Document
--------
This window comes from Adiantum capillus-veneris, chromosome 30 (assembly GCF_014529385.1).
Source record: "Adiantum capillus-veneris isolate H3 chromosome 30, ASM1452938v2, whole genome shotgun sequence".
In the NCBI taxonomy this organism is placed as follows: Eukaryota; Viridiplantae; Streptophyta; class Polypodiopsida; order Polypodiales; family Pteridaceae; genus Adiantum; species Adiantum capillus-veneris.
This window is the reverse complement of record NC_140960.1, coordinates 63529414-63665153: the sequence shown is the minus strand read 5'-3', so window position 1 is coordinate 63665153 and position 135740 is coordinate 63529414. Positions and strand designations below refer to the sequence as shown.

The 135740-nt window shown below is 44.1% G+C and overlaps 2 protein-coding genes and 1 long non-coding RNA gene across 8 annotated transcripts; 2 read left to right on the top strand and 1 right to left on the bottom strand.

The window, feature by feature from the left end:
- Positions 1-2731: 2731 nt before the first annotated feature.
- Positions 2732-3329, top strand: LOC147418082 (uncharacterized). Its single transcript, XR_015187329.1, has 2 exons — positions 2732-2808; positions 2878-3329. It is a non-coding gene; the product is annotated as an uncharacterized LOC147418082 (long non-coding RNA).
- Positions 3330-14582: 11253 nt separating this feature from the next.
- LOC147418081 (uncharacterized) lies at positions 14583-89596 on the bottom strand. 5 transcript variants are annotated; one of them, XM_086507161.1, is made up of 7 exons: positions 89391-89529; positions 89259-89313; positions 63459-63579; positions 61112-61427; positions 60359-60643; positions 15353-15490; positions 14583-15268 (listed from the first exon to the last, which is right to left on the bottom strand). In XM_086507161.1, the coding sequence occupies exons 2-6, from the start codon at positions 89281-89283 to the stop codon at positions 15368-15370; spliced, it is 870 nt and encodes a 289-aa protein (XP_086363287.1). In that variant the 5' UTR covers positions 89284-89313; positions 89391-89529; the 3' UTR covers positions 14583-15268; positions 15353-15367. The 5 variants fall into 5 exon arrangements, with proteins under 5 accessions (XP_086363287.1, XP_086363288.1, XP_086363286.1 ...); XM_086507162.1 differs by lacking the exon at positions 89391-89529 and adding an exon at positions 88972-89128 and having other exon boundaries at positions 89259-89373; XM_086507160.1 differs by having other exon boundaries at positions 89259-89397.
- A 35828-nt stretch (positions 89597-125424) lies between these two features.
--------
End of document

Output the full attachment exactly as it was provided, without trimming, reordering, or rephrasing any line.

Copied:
This window comes from Adiantum capillus-veneris, chromosome 30 (assembly GCF_014529385.1).
Source record: "Adiantum capillus-veneris isolate H3 chromosome 30, ASM1452938v2, whole genome shotgun sequence".
In the NCBI taxonomy this organism is placed as follows: Eukaryota; Viridiplantae; Streptophyta; class Polypodiopsida; order Polypodiales; family Pteridaceae; genus Adiantum; species Adiantum capillus-veneris.
This window is the reverse complement of record NC_140960.1, coordinates 63529414-63665153: the sequence shown is the minus strand read 5'-3', so window position 1 is coordinate 63665153 and position 135740 is coordinate 63529414. Positions and strand designations below refer to the sequence as shown.

The 135740-nt window shown below is 44.1% G+C and overlaps 2 protein-coding genes and 1 long non-coding RNA gene across 8 annotated transcripts; 2 read left to right on the top strand and 1 right to left on the bottom strand.

The window, feature by feature from the left end:
- Positions 1-2731: 2731 nt before the first annotated feature.
- Positions 2732-3329, top strand: LOC147418082 (uncharacterized). Its single transcript, XR_015187329.1, has 2 exons — positions 2732-2808; positions 2878-3329. It is a non-coding gene; the product is annotated as an uncharacterized LOC147418082 (long non-coding RNA).
- Positions 3330-14582: 11253 nt separating this feature from the next.
- LOC147418081 (uncharacterized) lies at positions 14583-89596 on the bottom strand. 5 transcript variants are annotated; one of them, XM_086507161.1, is made up of 7 exons: positions 89391-89529; positions 89259-89313; positions 63459-63579; positions 61112-61427; positions 60359-60643; positions 15353-15490; positions 14583-15268 (listed from the first exon to the last, which is right to left on the bottom strand). In XM_086507161.1, the coding sequence occupies exons 2-6, from the start codon at positions 89281-89283 to the stop codon at positions 15368-15370; spliced, it is 870 nt and encodes a 289-aa protein (XP_086363287.1). In that variant the 5' UTR covers positions 89284-89313; positions 89391-89529; the 3' UTR covers positions 14583-15268; positions 15353-15367. The 5 variants fall into 5 exon arrangements, with proteins under 5 accessions (XP_086363287.1, XP_086363288.1, XP_086363286.1 ...); XM_086507162.1 differs by lacking the exon at positions 89391-89529 and adding an exon at positions 88972-89128 and having other exon boundaries at positions 89259-89373; XM_086507160.1 differs by having other exon boundaries at positions 89259-89397.
- A 35828-nt stretch (positions 89597-125424) lies between these two features.